AROUND THE IVIES: Nobody Could See This Coming

Of all the striking similarities in how the media covers sports and politics, one in particular really sticks out: the pundits are almost never right.

If we lived in the fantasy world created by so-called “experts,” right now everybody would be talking about how President-elect Hillary Clinton, fresh off her defeat of Mitt Romney, was going to throw out the first pitch at the World Series champion Chicago Cubs’ first home game next season.

Having been in the prediction-making business for almost a full football season now, I find it amazing that some people actually get paid to do this. Even more incredible, the people who get paid to do this are almost always wrong, and yet they still keep their jobs.

Among the many wrongheaded and inconsequential predictions made in the last year, a common one was that the Harvard football team’s biggest weakness this season would be its secondary. With All-America cornerback Steven Williams ’08 graduating last year and stud senior Andrew Berry the only known quantity left in the Crimson’s pass defense, the preseason buzz was all about how opposing quarterbacks were going to have a field day against Harvard.

Let’s fast forward to Week 9.

Berry has been his usual self, locking down wide receivers with such efficiency that opponents rarely bother to throw in his direction anymore. Somehow he’s managed three interceptions anyway.

Junior corner Derrick Barker has had his ups and downs, but he leads the Ivy League with nine pass break-ups.

And of course, freshman Matt Hanson has been a revelation. A runaway Rookie of the Year candidate, Hanson is tied for the league-lead with four interceptions and, along with Barker, is second in total passes defended with 10.

It’s understandable that pundits bring up questions surrounding a team at the beginning of a season. That’s their job. But it’s also important to remember that a lot of times the questions answer themselves.

HARVARD (7-1, 4-1 Ivy) AT PENN (5-3, 4-1 Ivy)

Benjamin Franklin’s first rule in reducing a great empire to a small one was that a “great empire, like a great cake, is most easily diminished at the edges.”

Harvard should heed the bespectacled sage’s advice as it plays on his namesake, Penn’s Franklin Field, tomorrow.

The Crimson has better playmakers on offense and better athletes on defense than the Quakers, but with Harvard’s woeful 1-12 record in its last 13 games in Philadelphia, history dictates that something is bound to go wrong for the team. As Crimson writer Brad Hinshelwood pointed out in his column yesterday, Harvard can’t afford to rely just on its core strengths, but must be sharp around the edges as well.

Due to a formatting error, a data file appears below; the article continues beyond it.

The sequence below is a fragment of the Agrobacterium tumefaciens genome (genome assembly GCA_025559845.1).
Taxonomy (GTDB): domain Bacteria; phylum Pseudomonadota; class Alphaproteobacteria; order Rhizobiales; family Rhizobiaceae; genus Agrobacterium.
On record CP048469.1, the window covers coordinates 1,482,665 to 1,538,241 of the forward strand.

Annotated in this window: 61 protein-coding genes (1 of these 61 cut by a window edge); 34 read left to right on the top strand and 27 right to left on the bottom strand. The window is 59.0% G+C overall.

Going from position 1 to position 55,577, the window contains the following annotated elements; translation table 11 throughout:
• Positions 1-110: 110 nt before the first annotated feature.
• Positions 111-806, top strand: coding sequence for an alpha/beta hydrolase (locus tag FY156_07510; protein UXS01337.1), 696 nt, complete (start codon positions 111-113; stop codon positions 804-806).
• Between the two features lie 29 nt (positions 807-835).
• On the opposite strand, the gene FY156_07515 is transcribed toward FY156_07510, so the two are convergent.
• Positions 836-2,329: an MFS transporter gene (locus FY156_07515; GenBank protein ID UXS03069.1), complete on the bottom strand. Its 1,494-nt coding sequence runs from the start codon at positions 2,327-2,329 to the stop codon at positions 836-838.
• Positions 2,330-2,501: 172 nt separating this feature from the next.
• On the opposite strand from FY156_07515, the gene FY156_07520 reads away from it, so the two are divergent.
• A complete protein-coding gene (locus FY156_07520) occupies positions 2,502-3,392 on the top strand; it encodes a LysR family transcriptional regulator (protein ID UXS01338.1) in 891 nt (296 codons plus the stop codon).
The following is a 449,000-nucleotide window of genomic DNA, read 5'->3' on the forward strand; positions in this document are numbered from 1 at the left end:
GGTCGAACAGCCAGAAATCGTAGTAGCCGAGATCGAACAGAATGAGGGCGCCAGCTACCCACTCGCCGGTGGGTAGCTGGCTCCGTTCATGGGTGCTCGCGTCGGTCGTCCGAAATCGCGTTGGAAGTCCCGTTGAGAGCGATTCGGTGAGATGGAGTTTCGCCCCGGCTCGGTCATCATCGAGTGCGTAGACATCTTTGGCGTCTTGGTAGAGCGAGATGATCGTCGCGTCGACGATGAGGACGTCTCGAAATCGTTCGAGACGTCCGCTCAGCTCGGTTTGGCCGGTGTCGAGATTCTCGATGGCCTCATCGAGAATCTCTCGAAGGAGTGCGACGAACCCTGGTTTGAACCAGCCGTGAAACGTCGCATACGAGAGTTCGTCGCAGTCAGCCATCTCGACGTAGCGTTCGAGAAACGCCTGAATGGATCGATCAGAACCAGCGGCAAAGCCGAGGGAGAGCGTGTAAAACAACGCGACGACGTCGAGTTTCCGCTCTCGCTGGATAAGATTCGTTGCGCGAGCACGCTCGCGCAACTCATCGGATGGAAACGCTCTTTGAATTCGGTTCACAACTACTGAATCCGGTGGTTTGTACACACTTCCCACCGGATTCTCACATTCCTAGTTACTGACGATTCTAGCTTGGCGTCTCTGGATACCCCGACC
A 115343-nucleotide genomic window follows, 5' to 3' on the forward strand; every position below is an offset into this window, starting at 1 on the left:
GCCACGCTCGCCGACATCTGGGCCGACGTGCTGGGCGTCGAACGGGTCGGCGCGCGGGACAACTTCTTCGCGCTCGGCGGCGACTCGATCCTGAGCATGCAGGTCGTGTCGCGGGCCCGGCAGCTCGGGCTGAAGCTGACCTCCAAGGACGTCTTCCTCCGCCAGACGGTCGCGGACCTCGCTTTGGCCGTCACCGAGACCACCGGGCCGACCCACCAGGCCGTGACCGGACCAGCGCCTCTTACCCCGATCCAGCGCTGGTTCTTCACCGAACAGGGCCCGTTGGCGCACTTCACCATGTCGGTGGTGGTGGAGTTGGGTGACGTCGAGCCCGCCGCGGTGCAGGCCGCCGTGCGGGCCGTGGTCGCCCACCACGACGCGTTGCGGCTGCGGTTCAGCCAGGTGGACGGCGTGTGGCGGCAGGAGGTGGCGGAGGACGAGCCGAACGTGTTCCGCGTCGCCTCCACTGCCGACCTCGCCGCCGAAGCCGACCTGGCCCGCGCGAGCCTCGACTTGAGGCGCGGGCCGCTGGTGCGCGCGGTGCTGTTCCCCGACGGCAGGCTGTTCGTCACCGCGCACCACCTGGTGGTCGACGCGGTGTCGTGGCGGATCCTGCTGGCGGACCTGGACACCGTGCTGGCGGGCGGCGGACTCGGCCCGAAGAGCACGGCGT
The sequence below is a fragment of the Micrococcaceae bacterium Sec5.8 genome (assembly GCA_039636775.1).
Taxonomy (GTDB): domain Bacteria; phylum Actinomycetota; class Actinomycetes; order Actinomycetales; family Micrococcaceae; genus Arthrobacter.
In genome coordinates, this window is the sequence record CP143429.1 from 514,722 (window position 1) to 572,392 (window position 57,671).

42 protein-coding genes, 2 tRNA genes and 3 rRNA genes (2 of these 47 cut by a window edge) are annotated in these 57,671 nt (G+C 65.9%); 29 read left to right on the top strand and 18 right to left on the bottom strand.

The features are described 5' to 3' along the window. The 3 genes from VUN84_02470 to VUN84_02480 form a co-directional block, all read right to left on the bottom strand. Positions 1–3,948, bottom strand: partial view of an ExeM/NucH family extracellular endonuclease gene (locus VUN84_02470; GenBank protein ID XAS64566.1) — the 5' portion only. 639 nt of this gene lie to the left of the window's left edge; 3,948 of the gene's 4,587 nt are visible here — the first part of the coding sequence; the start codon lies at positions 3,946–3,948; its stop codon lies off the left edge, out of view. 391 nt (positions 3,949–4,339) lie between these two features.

While the Crimson has occasionally compensated for special teams mishaps, costly turnovers, and mental errors with its stellar offense and defense, Harvard can’t afford to do that against Penn.

As defending champions, the Crimson deserves the benefit of the doubt. Look for Harvard to prevail in a tough battle with the Quakers.

Prediction: Harvard 24, Penn 21

BROWN (5-3, 4-1 Ivy) AT DARTMOUTH (0-8, 0-5 Ivy)

Christmas has come early for Brown.

In the thick of a heated three-way battle for the Ivy League championship, the Bears get to sharpen their claws against Dartmouth.

Normally columnists will warn about “trap games” in which good teams mail it in against seemingly overmatched opponents, which in turn take advantage of this sluggishness and pull off an upset.

Don’t worry Brown, it’s alright. Mail it in. You could actively try to lose this game and it wouldn’t matter.

Why? I’m glad you asked. 167. That’s how much Dartmouth has been outscored by its opponents this season. That’s why.

Prediction: Brown 35, Dartmouth 13

PRINCETON (3-5, 2-3 Ivy) AT YALE (5-3, 3-2 Ivy)

Harvard fans, when Yale comes into town for The Game next week, before starting your chants of “Safety School” and plotting sinister plans to steal the Bulldogs ironically named mascot Handsome Dan, remember that first you owe Yale a hearty standing ovation.

By marching into Providence and upsetting Brown, 13-3, last Saturday, the Bulldogs gave Harvard second life in the Ivy League title race. In the spirit of gratitude, Crimson Crazies, be courteous to your guests from New Haven next weekend, and show them how here at Harvard we don’t let silly rivalries get in the way of acknowledging good deeds.

Ok, that’s enough. Yale sucks.

Prediction: Yale 21, Princeton 17

CORNELL (4-4, 2-3 Ivy) AT COLUMBIA (1-7, 1-4 Ivy)

In a battle of the New York Ivies, Cornell would appear to be the heavy favorite. Senior quarterback Nathan Ford leads the Ancient Eight’s top passing offense into Manhattan after a confidence-building rout over Dartmouth the Doormat, which also played the victim in Columbia’s lone win of the season.

But the Lions’ record is misleading. Columbia has only given up 200.4 yards per game in the air this season, good for second-best in the Ivy League. If the Lions’ defense plays like it has all season and Columbia can get a big performance out of star wide receiver Austin Knowlin, I think we could very well see an upset in this one.

Prediction: Columbia 13, Cornell 10

Last Week’s Record: 2-2

Record to Date: 25-11

—Staff writer Loren Amor can be reached at



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